reading the account of the strike on the
Gulf, Colorado and Santa Fe divisions
of the Santa Fe system, thought be
wou'd play a joke upon the manager of
his office, and wrote out a message order
ing a etrike, and signed Chief Ramsey's
name thereto, and laid it on the man
ager's desk. Manager Sweet after read
ing it, immediately repeated the mes
sage to the next station. Within fifty
minutes it was received by every opera
tor on the system, and fifteen minutes
later, every one struck.
Baker is doubtlAsß the only man who
i got any fun out of the joke, for it was a
I most serious business tor the Santa Fe
road and the operators generally. It
was not until 7 o'clock this evening that
Chief Ramsay was put iv pos
session of the facts, and he
immediately ordered the men back
to work. During the day the entire sys
tem from Chicago to the Pacific Coast,
and from Kansas City to G - Weston, was
practically tied up, over 2,000 operators
being idle The only man who re
mained at bis post was the operator
at Barclay, Kan., who says he knew the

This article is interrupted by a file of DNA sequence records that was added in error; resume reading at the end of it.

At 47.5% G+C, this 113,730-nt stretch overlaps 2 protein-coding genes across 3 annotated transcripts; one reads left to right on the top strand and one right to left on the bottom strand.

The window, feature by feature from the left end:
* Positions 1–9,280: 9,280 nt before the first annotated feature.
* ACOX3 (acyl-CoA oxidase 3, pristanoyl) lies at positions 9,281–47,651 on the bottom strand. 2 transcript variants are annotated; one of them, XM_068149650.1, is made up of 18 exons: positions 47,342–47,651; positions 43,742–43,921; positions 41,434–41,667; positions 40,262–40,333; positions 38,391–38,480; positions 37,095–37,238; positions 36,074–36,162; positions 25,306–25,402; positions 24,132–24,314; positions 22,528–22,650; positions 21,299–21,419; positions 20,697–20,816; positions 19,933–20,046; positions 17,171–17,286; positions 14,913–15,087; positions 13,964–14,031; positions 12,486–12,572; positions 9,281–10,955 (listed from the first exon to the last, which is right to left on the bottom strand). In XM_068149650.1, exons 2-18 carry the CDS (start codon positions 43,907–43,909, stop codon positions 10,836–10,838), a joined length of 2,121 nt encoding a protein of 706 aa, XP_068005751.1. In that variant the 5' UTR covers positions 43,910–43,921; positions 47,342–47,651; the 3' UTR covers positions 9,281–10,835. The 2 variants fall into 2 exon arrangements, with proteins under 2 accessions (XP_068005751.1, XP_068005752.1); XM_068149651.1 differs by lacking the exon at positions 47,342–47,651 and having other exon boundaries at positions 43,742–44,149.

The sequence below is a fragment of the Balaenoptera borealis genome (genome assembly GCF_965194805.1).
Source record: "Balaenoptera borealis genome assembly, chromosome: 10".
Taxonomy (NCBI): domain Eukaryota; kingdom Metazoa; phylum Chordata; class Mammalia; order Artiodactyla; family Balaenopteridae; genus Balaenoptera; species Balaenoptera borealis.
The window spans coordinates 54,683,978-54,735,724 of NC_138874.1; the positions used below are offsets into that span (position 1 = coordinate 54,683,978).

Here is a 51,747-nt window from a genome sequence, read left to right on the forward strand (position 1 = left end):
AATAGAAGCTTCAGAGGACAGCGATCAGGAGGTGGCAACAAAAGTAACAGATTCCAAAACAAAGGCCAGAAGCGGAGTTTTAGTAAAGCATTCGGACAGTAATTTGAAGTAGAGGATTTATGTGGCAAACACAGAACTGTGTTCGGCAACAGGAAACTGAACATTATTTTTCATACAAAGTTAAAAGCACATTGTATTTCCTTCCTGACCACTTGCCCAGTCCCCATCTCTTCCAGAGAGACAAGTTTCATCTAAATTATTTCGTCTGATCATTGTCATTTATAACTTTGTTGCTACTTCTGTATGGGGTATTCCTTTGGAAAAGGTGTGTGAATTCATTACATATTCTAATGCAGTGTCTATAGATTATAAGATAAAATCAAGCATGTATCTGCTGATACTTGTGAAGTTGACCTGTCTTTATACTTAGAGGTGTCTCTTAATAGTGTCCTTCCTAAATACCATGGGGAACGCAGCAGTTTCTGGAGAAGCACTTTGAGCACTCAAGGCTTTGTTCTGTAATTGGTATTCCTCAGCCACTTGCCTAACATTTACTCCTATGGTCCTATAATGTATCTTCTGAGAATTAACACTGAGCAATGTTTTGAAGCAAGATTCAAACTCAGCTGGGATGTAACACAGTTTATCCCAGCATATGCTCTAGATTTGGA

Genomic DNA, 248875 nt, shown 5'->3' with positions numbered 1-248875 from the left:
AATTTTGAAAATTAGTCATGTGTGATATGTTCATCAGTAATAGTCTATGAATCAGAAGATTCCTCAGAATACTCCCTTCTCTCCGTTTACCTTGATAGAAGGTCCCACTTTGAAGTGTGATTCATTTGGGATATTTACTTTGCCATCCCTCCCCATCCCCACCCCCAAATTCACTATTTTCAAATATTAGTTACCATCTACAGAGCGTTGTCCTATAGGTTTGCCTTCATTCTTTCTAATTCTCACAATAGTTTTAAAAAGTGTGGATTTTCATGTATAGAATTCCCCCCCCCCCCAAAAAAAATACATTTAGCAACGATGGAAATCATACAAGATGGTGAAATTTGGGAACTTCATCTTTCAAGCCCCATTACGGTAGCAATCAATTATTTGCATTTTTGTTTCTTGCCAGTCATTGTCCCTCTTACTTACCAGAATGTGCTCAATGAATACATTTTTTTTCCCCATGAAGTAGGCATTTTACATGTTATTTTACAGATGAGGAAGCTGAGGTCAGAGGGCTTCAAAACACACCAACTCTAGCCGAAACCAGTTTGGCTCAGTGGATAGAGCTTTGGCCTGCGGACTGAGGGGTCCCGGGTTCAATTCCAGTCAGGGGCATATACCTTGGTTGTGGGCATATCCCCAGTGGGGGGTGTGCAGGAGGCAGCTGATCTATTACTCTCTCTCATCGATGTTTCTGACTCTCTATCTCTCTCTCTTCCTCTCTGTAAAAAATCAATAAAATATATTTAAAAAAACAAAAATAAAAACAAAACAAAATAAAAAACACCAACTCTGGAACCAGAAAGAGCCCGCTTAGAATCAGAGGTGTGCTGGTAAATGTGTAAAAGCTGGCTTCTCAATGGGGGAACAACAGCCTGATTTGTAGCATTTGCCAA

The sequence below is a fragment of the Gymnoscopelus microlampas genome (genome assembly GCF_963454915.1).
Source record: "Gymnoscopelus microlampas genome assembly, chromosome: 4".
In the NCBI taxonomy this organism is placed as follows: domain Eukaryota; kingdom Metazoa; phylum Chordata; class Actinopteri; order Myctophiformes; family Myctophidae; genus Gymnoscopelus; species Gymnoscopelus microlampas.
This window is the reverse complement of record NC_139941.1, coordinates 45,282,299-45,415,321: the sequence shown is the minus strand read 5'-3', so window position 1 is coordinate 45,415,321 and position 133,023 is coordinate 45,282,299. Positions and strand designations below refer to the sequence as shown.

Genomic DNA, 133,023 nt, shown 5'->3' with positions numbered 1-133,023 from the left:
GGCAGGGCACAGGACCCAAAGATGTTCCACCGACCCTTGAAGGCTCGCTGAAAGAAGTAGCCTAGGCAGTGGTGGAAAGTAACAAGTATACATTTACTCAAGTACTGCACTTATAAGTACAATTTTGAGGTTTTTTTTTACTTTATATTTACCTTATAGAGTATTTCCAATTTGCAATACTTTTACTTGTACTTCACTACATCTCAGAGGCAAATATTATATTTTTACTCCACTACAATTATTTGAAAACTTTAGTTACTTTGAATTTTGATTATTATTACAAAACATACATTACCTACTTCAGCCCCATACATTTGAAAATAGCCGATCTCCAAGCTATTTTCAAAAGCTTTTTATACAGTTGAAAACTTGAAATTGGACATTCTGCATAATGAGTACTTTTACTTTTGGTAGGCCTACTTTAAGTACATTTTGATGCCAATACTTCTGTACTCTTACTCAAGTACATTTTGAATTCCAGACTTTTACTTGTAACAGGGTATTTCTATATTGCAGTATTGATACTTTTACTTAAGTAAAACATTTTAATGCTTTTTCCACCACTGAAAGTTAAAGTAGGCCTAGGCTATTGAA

order was a hoax. The losb to tbe com
pany is very great, while tbe only bene
fit to the operators is in showing the
perfect manner in which they are organ
Joker Baker was discharged. «•
THE BI) GRANDE STRIKE.
Denver, Colo., Oot. 17.—The strike of
engineers, conductors and trainmen on
the second and third divisions of the
Denver and Rio Grande railway re
mains in almost the same condition as
last night. Business on the divisions
is a'most at a standstill, and
the effects of the strike are felt along the
line. The men on the first and fourth
divitions are still at work, and it is
learned the conductors and engineers on
these divisions will not strike unless
forced to do so by their superior officers.
Chairman Vickery, of the Order of
Railway Telegraphers said today tbat
unless a settlement of the trainmen's
strike was made, the telegraphers on the
Rio Grand would all come out. Tbe
strikers are peaceable and no disturb
ance has occurred.
Trains are sent out from here, but go
only to Pueblo and Canon City. No
trains are yet crossing Marshall pass, or
running on either of the lines between
Salida and Grand Junction. All busi
ness for Alamosa and Santa Fe goes
from Pueblo via Las Vegas pass. Pas
senger business from California is trans
ferred to the Colorado Midland at Grand
THE GULF LINE STRIKE.
Galveston, Tex., Oct. 17.—Promptly
at 7 o'clock, Sunday evening, almost